EU agricultural spending has not made farming more climate-friendly
“The EU’s role in mitigating climate change in the agricultural sector is crucial, because the EU sets environmental standards and co-finances most of member states’ agricultural spending,” said Viorel Ștefan, the member of the European Court of Auditors responsible for the report. “We expect our findings to be useful in the context of the EU’s objective of becoming climate-neutral by 2050. The new Common Agricultural Policy should have a greater focus on reducing agricultural emissions, and be more accountable and transparent about its contribution to climate mitigation.”
The auditors examined whether the 2014-2020 CAP supported climate mitigation practices with the potential to reduce greenhouse gas emissions from three key sources: livestock, chemical fertilisers and manure, and land use (cropland and grassland). They also analysed whether the CAP incentivised the uptake of effective mitigation practices better in the 2014-2020 period than it did in the 2007-2013 period.
Livestock emissions represent around half of emissions from agriculture; they have not decreased since 2010. These emissions are directly linked to the size of the livestock herd, and cattle cause two thirds of them. The share of emissions attributable to livestock rises further if the emissions from the production of animal feed (including imports) is taken into account. However, the CAP does not seek to limit livestock numbers; nor does it provide incentives to reduce them. CAP market measures include the promotion of animal products, consumption of which has not decreased since 2014; this contributes to maintaining greenhouse gas emissions rather than reducing them.
Emissions from chemical fertilisers and manure, which account for almost a third of agricultural emissions, increased between 2010 and 2018. The CAP has supported practices that may reduce the use of fertilisers, such as organic farming and cultivating grain legumes. However, these practices have an unclear impact on greenhouse gas emissions, according to the auditors. Instead, practices that are demonstrably more effective, such as precision farming methods that match fertiliser applications to crop needs, received little funding.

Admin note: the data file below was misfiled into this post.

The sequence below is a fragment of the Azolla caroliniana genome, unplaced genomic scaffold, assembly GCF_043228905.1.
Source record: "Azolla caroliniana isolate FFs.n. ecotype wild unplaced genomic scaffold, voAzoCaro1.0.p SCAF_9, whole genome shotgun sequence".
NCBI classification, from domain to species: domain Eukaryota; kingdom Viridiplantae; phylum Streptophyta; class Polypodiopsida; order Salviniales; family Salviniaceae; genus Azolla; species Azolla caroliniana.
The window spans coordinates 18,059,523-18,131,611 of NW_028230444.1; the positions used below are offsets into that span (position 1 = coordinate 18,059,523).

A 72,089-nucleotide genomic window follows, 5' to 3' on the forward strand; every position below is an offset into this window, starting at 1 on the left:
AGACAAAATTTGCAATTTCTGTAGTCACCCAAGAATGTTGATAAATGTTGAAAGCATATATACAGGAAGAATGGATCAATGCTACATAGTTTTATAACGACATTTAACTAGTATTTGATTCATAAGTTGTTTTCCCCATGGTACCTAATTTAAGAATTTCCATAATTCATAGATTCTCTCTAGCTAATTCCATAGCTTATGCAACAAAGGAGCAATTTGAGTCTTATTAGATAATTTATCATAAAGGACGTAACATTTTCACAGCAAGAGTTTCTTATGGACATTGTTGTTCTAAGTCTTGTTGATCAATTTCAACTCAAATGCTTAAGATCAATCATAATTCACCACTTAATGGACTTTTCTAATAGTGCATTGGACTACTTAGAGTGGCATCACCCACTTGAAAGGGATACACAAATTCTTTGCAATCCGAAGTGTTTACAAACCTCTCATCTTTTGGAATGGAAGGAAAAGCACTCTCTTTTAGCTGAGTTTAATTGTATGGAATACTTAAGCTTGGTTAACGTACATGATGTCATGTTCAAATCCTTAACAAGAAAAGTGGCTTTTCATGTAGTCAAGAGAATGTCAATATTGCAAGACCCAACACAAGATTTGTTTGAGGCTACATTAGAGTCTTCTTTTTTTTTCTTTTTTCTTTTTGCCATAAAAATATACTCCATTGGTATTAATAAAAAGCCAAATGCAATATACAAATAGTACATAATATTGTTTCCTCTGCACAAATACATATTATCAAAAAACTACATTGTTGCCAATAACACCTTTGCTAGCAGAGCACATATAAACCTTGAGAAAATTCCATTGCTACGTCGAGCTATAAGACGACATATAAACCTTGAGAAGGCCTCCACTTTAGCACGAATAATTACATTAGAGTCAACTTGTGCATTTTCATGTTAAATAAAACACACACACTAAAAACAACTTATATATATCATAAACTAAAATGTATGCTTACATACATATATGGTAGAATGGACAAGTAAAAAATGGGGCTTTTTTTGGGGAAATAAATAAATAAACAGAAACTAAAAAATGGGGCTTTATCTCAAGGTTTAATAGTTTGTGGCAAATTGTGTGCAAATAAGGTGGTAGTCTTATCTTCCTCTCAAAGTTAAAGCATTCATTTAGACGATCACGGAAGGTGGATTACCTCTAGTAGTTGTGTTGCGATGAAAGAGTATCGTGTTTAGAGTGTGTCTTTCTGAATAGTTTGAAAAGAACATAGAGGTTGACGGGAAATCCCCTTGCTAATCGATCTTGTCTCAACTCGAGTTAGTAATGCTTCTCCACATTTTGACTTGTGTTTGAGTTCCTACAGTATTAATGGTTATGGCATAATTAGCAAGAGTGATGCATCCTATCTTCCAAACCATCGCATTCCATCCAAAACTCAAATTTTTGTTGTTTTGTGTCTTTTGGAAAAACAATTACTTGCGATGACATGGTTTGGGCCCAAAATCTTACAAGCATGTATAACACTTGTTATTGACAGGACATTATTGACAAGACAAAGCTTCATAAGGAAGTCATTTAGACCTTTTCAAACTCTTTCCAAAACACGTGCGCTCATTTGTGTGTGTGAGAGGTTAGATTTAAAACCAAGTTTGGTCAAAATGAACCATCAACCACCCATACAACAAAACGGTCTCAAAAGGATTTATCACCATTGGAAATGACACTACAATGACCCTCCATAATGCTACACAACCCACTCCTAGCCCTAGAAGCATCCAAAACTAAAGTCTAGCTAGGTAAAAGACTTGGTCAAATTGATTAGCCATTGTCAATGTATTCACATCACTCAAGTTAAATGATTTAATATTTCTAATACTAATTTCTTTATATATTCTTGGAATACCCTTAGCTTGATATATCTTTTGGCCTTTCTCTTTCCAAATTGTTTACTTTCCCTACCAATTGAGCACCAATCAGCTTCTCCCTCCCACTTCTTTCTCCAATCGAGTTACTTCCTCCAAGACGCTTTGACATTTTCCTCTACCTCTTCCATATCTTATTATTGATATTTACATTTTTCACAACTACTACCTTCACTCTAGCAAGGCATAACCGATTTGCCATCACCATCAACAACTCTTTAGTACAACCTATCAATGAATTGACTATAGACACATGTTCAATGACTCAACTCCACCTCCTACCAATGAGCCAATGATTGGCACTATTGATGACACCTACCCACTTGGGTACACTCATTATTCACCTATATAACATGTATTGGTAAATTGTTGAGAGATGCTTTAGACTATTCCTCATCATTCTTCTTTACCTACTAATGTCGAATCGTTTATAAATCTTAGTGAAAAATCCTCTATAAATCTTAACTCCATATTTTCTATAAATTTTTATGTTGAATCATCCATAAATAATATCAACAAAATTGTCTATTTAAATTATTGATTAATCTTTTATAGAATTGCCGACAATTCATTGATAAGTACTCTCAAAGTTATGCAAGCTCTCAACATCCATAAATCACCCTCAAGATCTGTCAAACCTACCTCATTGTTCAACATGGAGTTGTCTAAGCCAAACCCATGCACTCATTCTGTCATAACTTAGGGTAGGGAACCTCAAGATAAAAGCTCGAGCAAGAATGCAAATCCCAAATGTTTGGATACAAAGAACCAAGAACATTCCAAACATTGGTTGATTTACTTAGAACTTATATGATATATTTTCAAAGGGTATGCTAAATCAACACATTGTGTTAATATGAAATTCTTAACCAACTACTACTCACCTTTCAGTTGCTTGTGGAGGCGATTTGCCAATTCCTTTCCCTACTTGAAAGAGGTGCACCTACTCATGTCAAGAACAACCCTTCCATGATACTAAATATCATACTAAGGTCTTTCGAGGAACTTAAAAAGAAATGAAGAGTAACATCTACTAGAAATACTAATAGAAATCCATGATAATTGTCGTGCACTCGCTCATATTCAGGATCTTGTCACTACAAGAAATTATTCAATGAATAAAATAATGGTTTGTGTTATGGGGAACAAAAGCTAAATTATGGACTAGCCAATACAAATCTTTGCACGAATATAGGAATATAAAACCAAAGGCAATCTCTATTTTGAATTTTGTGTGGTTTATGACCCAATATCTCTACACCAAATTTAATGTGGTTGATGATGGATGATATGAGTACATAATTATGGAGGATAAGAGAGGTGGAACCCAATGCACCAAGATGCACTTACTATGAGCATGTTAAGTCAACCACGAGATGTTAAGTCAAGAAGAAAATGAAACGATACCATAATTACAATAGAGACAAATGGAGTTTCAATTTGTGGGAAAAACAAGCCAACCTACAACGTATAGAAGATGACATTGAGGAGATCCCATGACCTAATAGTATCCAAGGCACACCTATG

The CAP supports climate-unfriendly practices, for example by paying farmers who cultivate drained peatlands, which represent less than 2% of EU farmland but which emit 20% of EU agricultural greenhouse gases. Rural development funds could have been used for the restoration of these peatlands, but this was rarely done. Support under the CAP for carbon sequestration measures such as afforestation, agroforestry and the conversion of arable land to grassland has not increased compared to the 2007-2013 period. EU law does not currently apply a polluter-pays principle to greenhouse gas emissions from agriculture.
Finally, the auditors note that cross-compliance rules and rural development measures changed little compared to the previous period, despite the EU’s increased climate ambition. Although the greening scheme was supposed to enhance the environmental performance of the CAP, it did not incentivise farmers to adopt effective climate-friendly measures, and its impact on climate has been only marginal.
Food production is responsible for 26 % of global greenhouse gas emissions, and farming – in particular the livestock sector – is responsible for most of these emissions.
The EU’s 2021-2027 Common Agricultural Policy, which will involve around €387bn in funding, is currently under negotiation at EU level. Once the new rules are agreed, member states will implement them through ‘CAP Strategic Plans’ designed at national level and monitored by the European Commission. Under the current rules, each member state decides whether or not its farming sector will contribute to reducing agricultural emissions.
Special report 16/2021: “Common Agricultural Policy and climate – Half of EU climate spending but farm emissions are not decreasing” is available on the ECA website